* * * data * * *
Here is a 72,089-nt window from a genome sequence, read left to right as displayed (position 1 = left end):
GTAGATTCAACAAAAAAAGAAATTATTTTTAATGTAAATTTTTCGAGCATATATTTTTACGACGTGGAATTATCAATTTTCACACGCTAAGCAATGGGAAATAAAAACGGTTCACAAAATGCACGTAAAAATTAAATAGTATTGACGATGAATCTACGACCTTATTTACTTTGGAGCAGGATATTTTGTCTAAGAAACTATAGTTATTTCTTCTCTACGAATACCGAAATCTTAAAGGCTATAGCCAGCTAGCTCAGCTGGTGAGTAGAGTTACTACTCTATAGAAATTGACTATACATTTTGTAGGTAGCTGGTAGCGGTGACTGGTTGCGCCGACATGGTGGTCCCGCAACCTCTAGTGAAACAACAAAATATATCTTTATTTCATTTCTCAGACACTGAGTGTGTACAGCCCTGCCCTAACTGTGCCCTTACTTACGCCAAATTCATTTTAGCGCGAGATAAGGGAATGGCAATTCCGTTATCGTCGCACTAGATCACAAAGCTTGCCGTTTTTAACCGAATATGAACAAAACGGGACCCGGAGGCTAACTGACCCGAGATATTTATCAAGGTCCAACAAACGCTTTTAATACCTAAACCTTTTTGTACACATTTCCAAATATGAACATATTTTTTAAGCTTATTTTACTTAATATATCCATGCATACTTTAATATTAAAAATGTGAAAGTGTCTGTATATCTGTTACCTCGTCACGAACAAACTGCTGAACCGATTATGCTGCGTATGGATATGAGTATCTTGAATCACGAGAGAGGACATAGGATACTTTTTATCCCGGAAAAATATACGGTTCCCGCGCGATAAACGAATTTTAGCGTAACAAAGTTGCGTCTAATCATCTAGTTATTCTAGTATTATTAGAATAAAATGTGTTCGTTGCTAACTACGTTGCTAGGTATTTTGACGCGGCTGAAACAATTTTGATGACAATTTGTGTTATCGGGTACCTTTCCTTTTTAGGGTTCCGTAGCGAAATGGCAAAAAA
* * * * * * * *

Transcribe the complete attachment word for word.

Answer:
Here is a 72,089-nt window from a genome sequence, read left to right as displayed (position 1 = left end):
GTAGATTCAACAAAAAAAGAAATTATTTTTAATGTAAATTTTTCGAGCATATATTTTTACGACGTGGAATTATCAATTTTCACACGCTAAGCAATGGGAAATAAAAACGGTTCACAAAATGCACGTAAAAATTAAATAGTATTGACGATGAATCTACGACCTTATTTACTTTGGAGCAGGATATTTTGTCTAAGAAACTATAGTTATTTCTTCTCTACGAATACCGAAATCTTAAAGGCTATAGCCAGCTAGCTCAGCTGGTGAGTAGAGTTACTACTCTATAGAAATTGACTATACATTTTGTAGGTAGCTGGTAGCGGTGACTGGTTGCGCCGACATGGTGGTCCCGCAACCTCTAGTGAAACAACAAAATATATCTTTATTTCATTTCTCAGACACTGAGTGTGTACAGCCCTGCCCTAACTGTGCCCTTACTTACGCCAAATTCATTTTAGCGCGAGATAAGGGAATGGCAATTCCGTTATCGTCGCACTAGATCACAAAGCTTGCCGTTTTTAACCGAATATGAACAAAACGGGACCCGGAGGCTAACTGACCCGAGATATTTATCAAGGTCCAACAAACGCTTTTAATACCTAAACCTTTTTGTACACATTTCCAAATATGAACATATTTTTTAAGCTTATTTTACTTAATATATCCATGCATACTTTAATATTAAAAATGTGAAAGTGTCTGTATATCTGTTACCTCGTCACGAACAAACTGCTGAACCGATTATGCTGCGTATGGATATGAGTATCTTGAATCACGAGAGAGGACATAGGATACTTTTTATCCCGGAAAAATATACGGTTCCCGCGCGATAAACGAATTTTAGCGTAACAAAGTTGCGTCTAATCATCTAGTTATTCTAGTATTATTAGAATAAAATGTGTTCGTTGCTAACTACGTTGCTAGGTATTTTGACGCGGCTGAAACAATTTTGATGACAATTTGTGTTATCGGGTACCTTTCCTTTTTAGGGTTCCGTAGCGAAATGGCAAAAAA